As a tech reporter, I'm used to companies tripping all over themselves to tout their use of the latest and greatest technology to streamline operations and increase shareholder value. But there's a notable exception: Many companies do everything they can to avoid talking about how they use robots.
In fact, I've come to expect the awkward moment when the company representative I'm speaking with for a story probingly inquires how exactly I plan on portraying the robots.
To help me unpack the wariness, I reached out to John Santagate, research director in service robotics for market intelligence firm IDC. Santagate believes there are three reasons it's difficult to get users of commercial service robotics to publicly speak about their use cases.
"Robophobia," explains Santagate by email. "Companies are afraid that if they socialize their use of robots they will face backlash from the portion of society that believes that robots are taking jobs."
Most companies that are willing to speak publicly about their use of robots will couch the conversation by explicitly drawing attention to how robots make life easier for human employees rather than take away jobs.
"Companies don't want to face negative PR over the jobs aspect of robotics."
But fear of backlash is only one part of the equation. Many operations managers may also be worried that an automation deployment will fail to produce the hoped for ROI.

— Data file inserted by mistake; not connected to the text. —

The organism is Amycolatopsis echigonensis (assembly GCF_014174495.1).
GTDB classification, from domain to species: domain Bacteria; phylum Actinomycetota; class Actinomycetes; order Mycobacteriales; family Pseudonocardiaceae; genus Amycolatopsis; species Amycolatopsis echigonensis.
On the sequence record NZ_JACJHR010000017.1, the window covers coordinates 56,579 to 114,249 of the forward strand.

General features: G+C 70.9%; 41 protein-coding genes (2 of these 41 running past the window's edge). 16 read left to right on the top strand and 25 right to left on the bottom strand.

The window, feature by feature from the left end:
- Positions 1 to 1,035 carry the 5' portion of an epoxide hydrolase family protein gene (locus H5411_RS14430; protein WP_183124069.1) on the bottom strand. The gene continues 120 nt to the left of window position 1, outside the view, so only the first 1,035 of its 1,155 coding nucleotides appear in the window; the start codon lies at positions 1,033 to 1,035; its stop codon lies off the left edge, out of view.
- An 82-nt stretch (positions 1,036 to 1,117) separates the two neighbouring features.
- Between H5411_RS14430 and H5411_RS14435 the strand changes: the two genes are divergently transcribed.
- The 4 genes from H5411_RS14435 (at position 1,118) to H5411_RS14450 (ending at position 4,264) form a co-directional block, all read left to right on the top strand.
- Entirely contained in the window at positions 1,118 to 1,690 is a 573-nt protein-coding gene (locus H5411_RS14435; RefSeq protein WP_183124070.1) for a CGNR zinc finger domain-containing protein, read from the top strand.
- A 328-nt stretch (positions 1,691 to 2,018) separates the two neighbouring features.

"Its new technology and the user is afraid to talk about it for fear of egg on their face in the instance that things don't work," writes Santagate. I would also add that those that made a decision to buy without doing strong due diligence may feel afraid that by exposing their use they may come to find out that another vendor does the same processes but better, making them look foolish."
This is especially likely in industries that are just adopting automation for the first time, such as light manufacturing and many lab-based physical science sectors.
Of course, not all secretiveness is motivated by fear. Because robots are so new in industries like retail and logistics, there's also a competitive advantage argument to keeping cards close to the vest. But Santagate believes that's flawed thinking.
"Many companies believe their use of robots will give them a competitive advantage and they want to keep that to themselves. The problem is, its not a competitive advantage. The tech is widely available, and its likely direct competitors are looking into or have deployed the same."
Santagate would rather see companies open up about their use of robots, which could help spur further development and innovation in various industries that are beginning to use automation.
"Top performers are actually talking about their use of robotics as a way to generate business," Santagate writes. "Just look at DHL."
Until more companies follow suit, robotics reporters and analysts will have to weather the scrutiny of suspicious company executives to extract information about robots in use today.